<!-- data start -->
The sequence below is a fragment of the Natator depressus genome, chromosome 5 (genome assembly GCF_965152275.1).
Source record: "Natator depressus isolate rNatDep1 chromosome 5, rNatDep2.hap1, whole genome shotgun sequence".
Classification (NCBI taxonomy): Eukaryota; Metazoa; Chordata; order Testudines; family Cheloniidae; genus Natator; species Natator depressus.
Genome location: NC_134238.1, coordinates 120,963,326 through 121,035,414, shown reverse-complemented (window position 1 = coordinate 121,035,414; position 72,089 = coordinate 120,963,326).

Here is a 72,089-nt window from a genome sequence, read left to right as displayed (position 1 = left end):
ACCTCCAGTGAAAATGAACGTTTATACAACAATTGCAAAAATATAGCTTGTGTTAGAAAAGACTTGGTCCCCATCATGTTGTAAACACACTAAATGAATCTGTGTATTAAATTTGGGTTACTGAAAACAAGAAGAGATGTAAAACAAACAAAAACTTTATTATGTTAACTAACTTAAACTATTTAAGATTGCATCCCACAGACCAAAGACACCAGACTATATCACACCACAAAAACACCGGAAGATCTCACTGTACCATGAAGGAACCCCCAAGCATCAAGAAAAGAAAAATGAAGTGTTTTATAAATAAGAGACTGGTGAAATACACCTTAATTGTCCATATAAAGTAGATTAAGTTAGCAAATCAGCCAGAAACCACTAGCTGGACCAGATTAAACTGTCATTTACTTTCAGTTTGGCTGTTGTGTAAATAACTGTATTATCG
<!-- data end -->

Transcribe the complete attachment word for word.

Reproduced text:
The sequence below is a fragment of the Natator depressus genome, chromosome 5 (genome assembly GCF_965152275.1).
Source record: "Natator depressus isolate rNatDep1 chromosome 5, rNatDep2.hap1, whole genome shotgun sequence".
Classification (NCBI taxonomy): Eukaryota; Metazoa; Chordata; order Testudines; family Cheloniidae; genus Natator; species Natator depressus.
Genome location: NC_134238.1, coordinates 120,963,326 through 121,035,414, shown reverse-complemented (window position 1 = coordinate 121,035,414; position 72,089 = coordinate 120,963,326).

Here is a 72,089-nt window from a genome sequence, read left to right as displayed (position 1 = left end):
ACCTCCAGTGAAAATGAACGTTTATACAACAATTGCAAAAATATAGCTTGTGTTAGAAAAGACTTGGTCCCCATCATGTTGTAAACACACTAAATGAATCTGTGTATTAAATTTGGGTTACTGAAAACAAGAAGAGATGTAAAACAAACAAAAACTTTATTATGTTAACTAACTTAAACTATTTAAGATTGCATCCCACAGACCAAAGACACCAGACTATATCACACCACAAAAACACCGGAAGATCTCACTGTACCATGAAGGAACCCCCAAGCATCAAGAAAAGAAAAATGAAGTGTTTTATAAATAAGAGACTGGTGAAATACACCTTAATTGTCCATATAAAGTAGATTAAGTTAGCAAATCAGCCAGAAACCACTAGCTGGACCAGATTAAACTGTCATTTACTTTCAGTTTGGCTGTTGTGTAAATAACTGTATTATCG